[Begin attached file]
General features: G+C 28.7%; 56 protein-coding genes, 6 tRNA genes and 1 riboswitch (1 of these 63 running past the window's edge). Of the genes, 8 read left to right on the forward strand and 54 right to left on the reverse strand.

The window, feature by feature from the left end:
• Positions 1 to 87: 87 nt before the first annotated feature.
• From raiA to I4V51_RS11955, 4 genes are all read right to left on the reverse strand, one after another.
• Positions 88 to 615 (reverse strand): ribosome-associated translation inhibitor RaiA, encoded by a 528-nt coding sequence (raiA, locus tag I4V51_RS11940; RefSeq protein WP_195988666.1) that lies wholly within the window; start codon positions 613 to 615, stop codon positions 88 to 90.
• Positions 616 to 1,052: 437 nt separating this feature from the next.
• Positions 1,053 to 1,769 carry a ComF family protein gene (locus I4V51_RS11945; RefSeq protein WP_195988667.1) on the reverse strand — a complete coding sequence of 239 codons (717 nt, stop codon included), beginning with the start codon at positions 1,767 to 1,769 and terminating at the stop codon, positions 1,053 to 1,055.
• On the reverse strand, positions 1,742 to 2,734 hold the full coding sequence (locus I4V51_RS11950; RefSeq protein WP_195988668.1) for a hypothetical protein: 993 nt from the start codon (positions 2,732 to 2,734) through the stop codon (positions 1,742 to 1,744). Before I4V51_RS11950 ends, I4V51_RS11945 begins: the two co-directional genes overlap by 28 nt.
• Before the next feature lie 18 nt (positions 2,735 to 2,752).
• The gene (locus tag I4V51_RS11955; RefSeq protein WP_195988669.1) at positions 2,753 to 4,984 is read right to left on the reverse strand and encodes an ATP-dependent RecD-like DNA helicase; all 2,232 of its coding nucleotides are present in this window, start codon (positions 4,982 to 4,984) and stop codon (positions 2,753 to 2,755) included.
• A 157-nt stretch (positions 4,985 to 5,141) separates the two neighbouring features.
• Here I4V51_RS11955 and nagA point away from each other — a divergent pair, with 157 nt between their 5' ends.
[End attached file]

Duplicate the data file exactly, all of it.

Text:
General features: G+C 28.7%; 56 protein-coding genes, 6 tRNA genes and 1 riboswitch (1 of these 63 running past the window's edge). Of the genes, 8 read left to right on the forward strand and 54 right to left on the reverse strand.

The window, feature by feature from the left end:
• Positions 1 to 87: 87 nt before the first annotated feature.
• From raiA to I4V51_RS11955, 4 genes are all read right to left on the reverse strand, one after another.
• Positions 88 to 615 (reverse strand): ribosome-associated translation inhibitor RaiA, encoded by a 528-nt coding sequence (raiA, locus tag I4V51_RS11940; RefSeq protein WP_195988666.1) that lies wholly within the window; start codon positions 613 to 615, stop codon positions 88 to 90.
• Positions 616 to 1,052: 437 nt separating this feature from the next.
• Positions 1,053 to 1,769 carry a ComF family protein gene (locus I4V51_RS11945; RefSeq protein WP_195988667.1) on the reverse strand — a complete coding sequence of 239 codons (717 nt, stop codon included), beginning with the start codon at positions 1,767 to 1,769 and terminating at the stop codon, positions 1,053 to 1,055.
• On the reverse strand, positions 1,742 to 2,734 hold the full coding sequence (locus I4V51_RS11950; RefSeq protein WP_195988668.1) for a hypothetical protein: 993 nt from the start codon (positions 2,732 to 2,734) through the stop codon (positions 1,742 to 1,744). Before I4V51_RS11950 ends, I4V51_RS11945 begins: the two co-directional genes overlap by 28 nt.
• Before the next feature lie 18 nt (positions 2,735 to 2,752).
• The gene (locus tag I4V51_RS11955; RefSeq protein WP_195988669.1) at positions 2,753 to 4,984 is read right to left on the reverse strand and encodes an ATP-dependent RecD-like DNA helicase; all 2,232 of its coding nucleotides are present in this window, start codon (positions 4,982 to 4,984) and stop codon (positions 2,753 to 2,755) included.
• A 157-nt stretch (positions 4,985 to 5,141) separates the two neighbouring features.
• Here I4V51_RS11955 and nagA point away from each other — a divergent pair, with 157 nt between their 5' ends.